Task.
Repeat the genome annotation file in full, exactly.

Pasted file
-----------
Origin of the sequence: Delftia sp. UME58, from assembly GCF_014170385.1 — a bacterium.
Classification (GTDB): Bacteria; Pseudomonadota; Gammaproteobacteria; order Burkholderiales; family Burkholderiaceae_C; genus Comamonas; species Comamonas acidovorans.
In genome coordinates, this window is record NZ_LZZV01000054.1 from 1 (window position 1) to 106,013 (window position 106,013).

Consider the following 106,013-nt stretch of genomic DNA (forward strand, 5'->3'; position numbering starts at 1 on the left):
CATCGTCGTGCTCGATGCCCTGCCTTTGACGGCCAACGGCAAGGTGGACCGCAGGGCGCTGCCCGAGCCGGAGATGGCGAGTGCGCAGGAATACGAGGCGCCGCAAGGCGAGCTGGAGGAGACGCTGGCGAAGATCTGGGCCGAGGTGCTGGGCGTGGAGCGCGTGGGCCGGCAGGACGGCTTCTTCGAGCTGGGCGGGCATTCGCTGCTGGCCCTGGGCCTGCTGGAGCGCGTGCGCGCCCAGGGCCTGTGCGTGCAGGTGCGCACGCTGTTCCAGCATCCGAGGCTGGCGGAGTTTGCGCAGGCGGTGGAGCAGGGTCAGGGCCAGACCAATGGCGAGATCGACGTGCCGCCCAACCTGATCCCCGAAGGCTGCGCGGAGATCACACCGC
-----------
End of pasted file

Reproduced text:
Origin of the sequence: Delftia sp. UME58, from assembly GCF_014170385.1 — a bacterium.
Classification (GTDB): Bacteria; Pseudomonadota; Gammaproteobacteria; order Burkholderiales; family Burkholderiaceae_C; genus Comamonas; species Comamonas acidovorans.
In genome coordinates, this window is record NZ_LZZV01000054.1 from 1 (window position 1) to 106,013 (window position 106,013).

Consider the following 106,013-nt stretch of genomic DNA (forward strand, 5'->3'; position numbering starts at 1 on the left):
CATCGTCGTGCTCGATGCCCTGCCTTTGACGGCCAACGGCAAGGTGGACCGCAGGGCGCTGCCCGAGCCGGAGATGGCGAGTGCGCAGGAATACGAGGCGCCGCAAGGCGAGCTGGAGGAGACGCTGGCGAAGATCTGGGCCGAGGTGCTGGGCGTGGAGCGCGTGGGCCGGCAGGACGGCTTCTTCGAGCTGGGCGGGCATTCGCTGCTGGCCCTGGGCCTGCTGGAGCGCGTGCGCGCCCAGGGCCTGTGCGTGCAGGTGCGCACGCTGTTCCAGCATCCGAGGCTGGCGGAGTTTGCGCAGGCGGTGGAGCAGGGTCAGGGCCAGACCAATGGCGAGATCGACGTGCCGCCCAACCTGATCCCCGAAGGCTGCGCGGAGATCACACCGC